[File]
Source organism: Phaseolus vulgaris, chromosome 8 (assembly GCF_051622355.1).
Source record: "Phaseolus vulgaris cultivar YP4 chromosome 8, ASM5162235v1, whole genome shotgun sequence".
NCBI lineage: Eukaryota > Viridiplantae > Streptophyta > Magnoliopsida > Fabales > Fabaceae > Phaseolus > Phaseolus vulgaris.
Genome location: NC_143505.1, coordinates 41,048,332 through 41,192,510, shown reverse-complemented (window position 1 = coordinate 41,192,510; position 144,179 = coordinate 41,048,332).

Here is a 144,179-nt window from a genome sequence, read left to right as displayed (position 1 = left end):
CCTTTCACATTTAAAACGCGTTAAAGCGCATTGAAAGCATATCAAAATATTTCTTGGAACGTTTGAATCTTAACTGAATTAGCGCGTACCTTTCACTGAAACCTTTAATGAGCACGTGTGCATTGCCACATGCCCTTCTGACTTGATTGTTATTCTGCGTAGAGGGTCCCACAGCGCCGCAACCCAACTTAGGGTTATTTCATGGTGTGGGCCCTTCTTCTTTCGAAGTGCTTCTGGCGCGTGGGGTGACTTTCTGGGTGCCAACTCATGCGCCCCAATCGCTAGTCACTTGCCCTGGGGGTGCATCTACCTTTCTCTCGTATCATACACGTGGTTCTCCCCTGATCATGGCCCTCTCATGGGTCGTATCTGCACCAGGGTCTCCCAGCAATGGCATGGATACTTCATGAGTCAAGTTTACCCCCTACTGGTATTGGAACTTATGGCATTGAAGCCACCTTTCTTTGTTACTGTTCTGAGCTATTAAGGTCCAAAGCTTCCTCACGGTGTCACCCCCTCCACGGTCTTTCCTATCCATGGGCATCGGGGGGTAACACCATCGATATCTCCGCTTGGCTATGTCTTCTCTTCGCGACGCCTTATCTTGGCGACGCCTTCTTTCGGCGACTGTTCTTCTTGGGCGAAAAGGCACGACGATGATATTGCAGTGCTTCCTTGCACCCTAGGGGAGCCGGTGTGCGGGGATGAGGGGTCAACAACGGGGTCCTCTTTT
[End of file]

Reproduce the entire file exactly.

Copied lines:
Source organism: Phaseolus vulgaris, chromosome 8 (assembly GCF_051622355.1).
Source record: "Phaseolus vulgaris cultivar YP4 chromosome 8, ASM5162235v1, whole genome shotgun sequence".
NCBI lineage: Eukaryota > Viridiplantae > Streptophyta > Magnoliopsida > Fabales > Fabaceae > Phaseolus > Phaseolus vulgaris.
Genome location: NC_143505.1, coordinates 41,048,332 through 41,192,510, shown reverse-complemented (window position 1 = coordinate 41,192,510; position 144,179 = coordinate 41,048,332).

Here is a 144,179-nt window from a genome sequence, read left to right as displayed (position 1 = left end):
CCTTTCACATTTAAAACGCGTTAAAGCGCATTGAAAGCATATCAAAATATTTCTTGGAACGTTTGAATCTTAACTGAATTAGCGCGTACCTTTCACTGAAACCTTTAATGAGCACGTGTGCATTGCCACATGCCCTTCTGACTTGATTGTTATTCTGCGTAGAGGGTCCCACAGCGCCGCAACCCAACTTAGGGTTATTTCATGGTGTGGGCCCTTCTTCTTTCGAAGTGCTTCTGGCGCGTGGGGTGACTTTCTGGGTGCCAACTCATGCGCCCCAATCGCTAGTCACTTGCCCTGGGGGTGCATCTACCTTTCTCTCGTATCATACACGTGGTTCTCCCCTGATCATGGCCCTCTCATGGGTCGTATCTGCACCAGGGTCTCCCAGCAATGGCATGGATACTTCATGAGTCAAGTTTACCCCCTACTGGTATTGGAACTTATGGCATTGAAGCCACCTTTCTTTGTTACTGTTCTGAGCTATTAAGGTCCAAAGCTTCCTCACGGTGTCACCCCCTCCACGGTCTTTCCTATCCATGGGCATCGGGGGGTAACACCATCGATATCTCCGCTTGGCTATGTCTTCTCTTCGCGACGCCTTATCTTGGCGACGCCTTCTTTCGGCGACTGTTCTTCTTGGGCGAAAAGGCACGACGATGATATTGCAGTGCTTCCTTGCACCCTAGGGGAGCCGGTGTGCGGGGATGAGGGGTCAACAACGGGGTCCTCTTTT